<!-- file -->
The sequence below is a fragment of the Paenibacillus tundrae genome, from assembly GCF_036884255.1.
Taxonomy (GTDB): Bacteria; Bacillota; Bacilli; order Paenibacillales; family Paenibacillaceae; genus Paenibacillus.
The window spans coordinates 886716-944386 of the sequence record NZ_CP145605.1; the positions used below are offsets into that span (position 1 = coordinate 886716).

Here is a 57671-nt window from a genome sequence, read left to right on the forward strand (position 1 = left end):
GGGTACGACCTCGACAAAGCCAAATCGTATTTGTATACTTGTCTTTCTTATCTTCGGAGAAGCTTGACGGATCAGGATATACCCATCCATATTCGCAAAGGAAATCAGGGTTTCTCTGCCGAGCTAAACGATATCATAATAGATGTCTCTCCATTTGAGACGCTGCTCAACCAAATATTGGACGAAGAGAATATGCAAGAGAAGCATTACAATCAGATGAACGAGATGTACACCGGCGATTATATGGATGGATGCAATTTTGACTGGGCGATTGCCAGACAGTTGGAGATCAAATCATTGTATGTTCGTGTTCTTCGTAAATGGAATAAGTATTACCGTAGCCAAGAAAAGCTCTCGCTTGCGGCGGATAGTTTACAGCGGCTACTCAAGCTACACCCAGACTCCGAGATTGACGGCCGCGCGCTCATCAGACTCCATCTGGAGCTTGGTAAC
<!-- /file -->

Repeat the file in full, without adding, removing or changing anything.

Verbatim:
The sequence below is a fragment of the Paenibacillus tundrae genome, from assembly GCF_036884255.1.
Taxonomy (GTDB): Bacteria; Bacillota; Bacilli; order Paenibacillales; family Paenibacillaceae; genus Paenibacillus.
The window spans coordinates 886716-944386 of the sequence record NZ_CP145605.1; the positions used below are offsets into that span (position 1 = coordinate 886716).

Here is a 57671-nt window from a genome sequence, read left to right on the forward strand (position 1 = left end):
GGGTACGACCTCGACAAAGCCAAATCGTATTTGTATACTTGTCTTTCTTATCTTCGGAGAAGCTTGACGGATCAGGATATACCCATCCATATTCGCAAAGGAAATCAGGGTTTCTCTGCCGAGCTAAACGATATCATAATAGATGTCTCTCCATTTGAGACGCTGCTCAACCAAATATTGGACGAAGAGAATATGCAAGAGAAGCATTACAATCAGATGAACGAGATGTACACCGGCGATTATATGGATGGATGCAATTTTGACTGGGCGATTGCCAGACAGTTGGAGATCAAATCATTGTATGTTCGTGTTCTTCGTAAATGGAATAAGTATTACCGTAGCCAAGAAAAGCTCTCGCTTGCGGCGGATAGTTTACAGCGGCTACTCAAGCTACACCCAGACTCCGAGATTGACGGCCGCGCGCTCATCAGACTCCATCTGGAGCTTGGTAAC